Gary shrugged his shoulders. “It’s what I heard. He was down at the track again trying to talk up one of the jockeys. I figured we could nip this one in the bud before it got out of control.”
“If Luigi is back at it it’s already out of control. Should we check with Pops first?” Dan asked.
“Probably, just to make sure we don’t step on any toes we don’t want to,” Gary said. He paused to drink some coffee then continued. “Though personally I think it’s about time we forget dancing around things.”
Dan smiled at his partner. “Patience grasshopper. All things in good time.”
“That’s almost funny,” Gary remarked.
Dan looked puzzled. “What do you mean?”
“You telling me about patience.” Gary was getting on his mojo now. “Mr. I’m going to rush in without my partner and get all beat up.”
“I said I was sorry,” Dan said feeling chastised.
“Not often and numerously enough.” Gary finished by crossing his arms and ending his concluding arguments to the jury of none.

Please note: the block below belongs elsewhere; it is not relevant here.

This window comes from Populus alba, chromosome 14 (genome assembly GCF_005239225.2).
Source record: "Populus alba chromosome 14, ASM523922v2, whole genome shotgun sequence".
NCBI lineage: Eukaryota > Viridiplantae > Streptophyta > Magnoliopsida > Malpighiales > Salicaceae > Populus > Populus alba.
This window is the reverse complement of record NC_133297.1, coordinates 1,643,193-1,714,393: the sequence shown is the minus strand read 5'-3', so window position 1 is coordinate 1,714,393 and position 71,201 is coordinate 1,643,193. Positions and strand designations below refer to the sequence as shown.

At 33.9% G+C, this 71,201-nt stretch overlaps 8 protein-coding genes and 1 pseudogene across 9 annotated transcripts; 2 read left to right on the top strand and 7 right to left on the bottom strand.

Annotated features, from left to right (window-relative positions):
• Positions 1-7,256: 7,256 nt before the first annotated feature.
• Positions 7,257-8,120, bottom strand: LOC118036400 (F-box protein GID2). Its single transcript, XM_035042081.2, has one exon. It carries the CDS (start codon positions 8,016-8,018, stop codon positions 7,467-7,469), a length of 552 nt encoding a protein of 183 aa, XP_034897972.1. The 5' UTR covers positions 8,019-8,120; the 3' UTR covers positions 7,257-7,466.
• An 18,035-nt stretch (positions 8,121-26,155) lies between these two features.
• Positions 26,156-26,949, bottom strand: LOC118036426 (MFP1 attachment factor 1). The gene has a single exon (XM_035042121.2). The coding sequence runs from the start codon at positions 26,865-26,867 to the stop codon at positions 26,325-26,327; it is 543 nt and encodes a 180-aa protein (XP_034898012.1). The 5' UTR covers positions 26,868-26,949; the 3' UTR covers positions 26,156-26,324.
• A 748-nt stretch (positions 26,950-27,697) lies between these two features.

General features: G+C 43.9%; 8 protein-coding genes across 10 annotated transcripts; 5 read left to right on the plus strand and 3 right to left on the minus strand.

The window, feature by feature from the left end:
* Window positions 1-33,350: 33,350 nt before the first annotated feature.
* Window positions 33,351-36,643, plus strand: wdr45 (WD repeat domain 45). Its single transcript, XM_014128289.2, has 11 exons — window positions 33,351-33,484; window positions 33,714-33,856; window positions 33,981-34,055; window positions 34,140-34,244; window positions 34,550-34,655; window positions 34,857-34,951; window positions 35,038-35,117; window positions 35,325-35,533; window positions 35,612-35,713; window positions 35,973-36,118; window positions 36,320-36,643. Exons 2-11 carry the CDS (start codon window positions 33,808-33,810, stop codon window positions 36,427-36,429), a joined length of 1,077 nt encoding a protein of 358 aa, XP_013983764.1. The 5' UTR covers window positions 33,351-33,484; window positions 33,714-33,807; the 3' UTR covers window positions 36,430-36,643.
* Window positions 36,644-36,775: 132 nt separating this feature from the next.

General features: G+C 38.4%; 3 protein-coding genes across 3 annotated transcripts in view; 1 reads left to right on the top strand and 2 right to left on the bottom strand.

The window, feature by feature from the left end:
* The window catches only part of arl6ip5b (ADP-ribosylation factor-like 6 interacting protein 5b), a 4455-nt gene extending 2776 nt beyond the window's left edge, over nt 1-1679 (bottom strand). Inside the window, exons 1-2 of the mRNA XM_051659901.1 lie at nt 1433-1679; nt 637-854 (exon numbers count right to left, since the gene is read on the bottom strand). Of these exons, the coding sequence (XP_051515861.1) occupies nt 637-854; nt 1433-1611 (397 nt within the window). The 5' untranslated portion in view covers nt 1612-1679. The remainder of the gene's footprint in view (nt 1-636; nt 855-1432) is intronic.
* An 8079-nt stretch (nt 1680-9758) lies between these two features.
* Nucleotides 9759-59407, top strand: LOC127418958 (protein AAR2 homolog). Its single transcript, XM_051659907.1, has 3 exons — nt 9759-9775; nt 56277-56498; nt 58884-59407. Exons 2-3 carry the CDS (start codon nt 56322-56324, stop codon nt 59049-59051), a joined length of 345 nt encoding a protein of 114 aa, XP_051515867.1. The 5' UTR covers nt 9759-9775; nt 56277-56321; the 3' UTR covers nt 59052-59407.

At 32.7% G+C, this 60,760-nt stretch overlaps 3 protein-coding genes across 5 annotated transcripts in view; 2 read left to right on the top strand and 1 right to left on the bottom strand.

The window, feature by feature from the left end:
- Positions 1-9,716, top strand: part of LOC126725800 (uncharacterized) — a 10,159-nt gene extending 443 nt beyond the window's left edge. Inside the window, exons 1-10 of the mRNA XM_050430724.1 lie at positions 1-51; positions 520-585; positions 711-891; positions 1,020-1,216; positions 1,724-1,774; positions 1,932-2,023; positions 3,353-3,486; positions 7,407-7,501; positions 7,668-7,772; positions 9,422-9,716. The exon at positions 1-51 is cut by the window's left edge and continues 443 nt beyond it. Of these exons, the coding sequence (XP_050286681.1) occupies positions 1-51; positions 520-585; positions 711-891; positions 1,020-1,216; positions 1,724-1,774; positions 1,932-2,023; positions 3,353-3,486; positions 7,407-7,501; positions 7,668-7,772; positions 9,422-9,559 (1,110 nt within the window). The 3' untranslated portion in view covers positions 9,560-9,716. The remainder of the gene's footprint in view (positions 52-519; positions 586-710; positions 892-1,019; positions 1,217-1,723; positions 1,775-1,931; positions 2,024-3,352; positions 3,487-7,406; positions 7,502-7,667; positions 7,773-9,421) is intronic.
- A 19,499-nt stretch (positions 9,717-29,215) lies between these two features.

Dan was moved to move on. “Numerously is a big word for you.”
“The word fairy was feeling generous and left it under my pillow.” Gary rubbed his hands together. “I was saving it all morning for you.”
“I’m a lucky guy,” Dan said. “So what’s in the bag?”
“A little something special for you. I figured after the weekend you had you could use a pick me up.” Gary motioned for Dan to open it.
“You have no idea. Thanks man,” Dan said.
“Not a problem,. That’s what partners are for,” Gary said.
Dan reached in the bag and pulled out a set of chattering teeth. “Classy Gary, real classy.”
“What can I say?” Gary asked as he straightened his tie. He then jabbed a finger into Dan’s chest. “Maybe they can talk some sense into you next time you decide to do something bone headed.”
Dan chucked the teeth at Gary. “You wish.”
“Yeah, I do.” Gary caught the teeth and looked closely at them. “Think I should get my money back? They seem to have an overbite.”